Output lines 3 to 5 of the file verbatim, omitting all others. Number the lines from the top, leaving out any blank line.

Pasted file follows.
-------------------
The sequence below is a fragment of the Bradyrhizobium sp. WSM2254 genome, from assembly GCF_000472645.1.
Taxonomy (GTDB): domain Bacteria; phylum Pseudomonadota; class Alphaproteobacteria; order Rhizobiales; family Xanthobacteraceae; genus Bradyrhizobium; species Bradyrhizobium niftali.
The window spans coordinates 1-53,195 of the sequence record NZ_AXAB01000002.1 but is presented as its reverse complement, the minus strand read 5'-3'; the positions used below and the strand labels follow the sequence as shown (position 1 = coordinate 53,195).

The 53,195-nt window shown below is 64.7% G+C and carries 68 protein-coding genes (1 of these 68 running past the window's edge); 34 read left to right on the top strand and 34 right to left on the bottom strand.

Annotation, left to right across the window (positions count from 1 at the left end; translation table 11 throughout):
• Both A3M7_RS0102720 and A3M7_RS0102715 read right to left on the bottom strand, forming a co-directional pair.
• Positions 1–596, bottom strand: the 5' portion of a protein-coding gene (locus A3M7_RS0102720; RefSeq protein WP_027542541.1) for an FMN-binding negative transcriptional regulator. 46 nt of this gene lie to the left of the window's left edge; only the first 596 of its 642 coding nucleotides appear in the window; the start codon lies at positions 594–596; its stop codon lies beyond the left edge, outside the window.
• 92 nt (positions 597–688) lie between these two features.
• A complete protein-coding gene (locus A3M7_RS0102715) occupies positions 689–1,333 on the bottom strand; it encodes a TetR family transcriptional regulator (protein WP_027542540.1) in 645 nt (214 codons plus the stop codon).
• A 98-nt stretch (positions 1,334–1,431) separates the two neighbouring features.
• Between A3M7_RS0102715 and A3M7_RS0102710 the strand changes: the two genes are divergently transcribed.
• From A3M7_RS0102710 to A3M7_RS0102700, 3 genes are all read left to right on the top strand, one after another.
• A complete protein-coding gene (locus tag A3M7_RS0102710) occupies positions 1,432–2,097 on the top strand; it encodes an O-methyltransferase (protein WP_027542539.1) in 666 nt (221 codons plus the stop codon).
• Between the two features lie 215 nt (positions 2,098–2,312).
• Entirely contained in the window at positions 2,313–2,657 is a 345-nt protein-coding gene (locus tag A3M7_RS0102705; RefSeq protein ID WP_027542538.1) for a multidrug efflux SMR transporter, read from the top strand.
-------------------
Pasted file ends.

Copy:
The window spans coordinates 1-53,195 of the sequence record NZ_AXAB01000002.1 but is presented as its reverse complement, the minus strand read 5'-3'; the positions used below and the strand labels follow the sequence as shown (position 1 = coordinate 53,195).

The 53,195-nt window shown below is 64.7% G+C and carries 68 protein-coding genes (1 of these 68 running past the window's edge); 34 read left to right on the top strand and 34 right to left on the bottom strand.

Annotation, left to right across the window (positions count from 1 at the left end; translation table 11 throughout):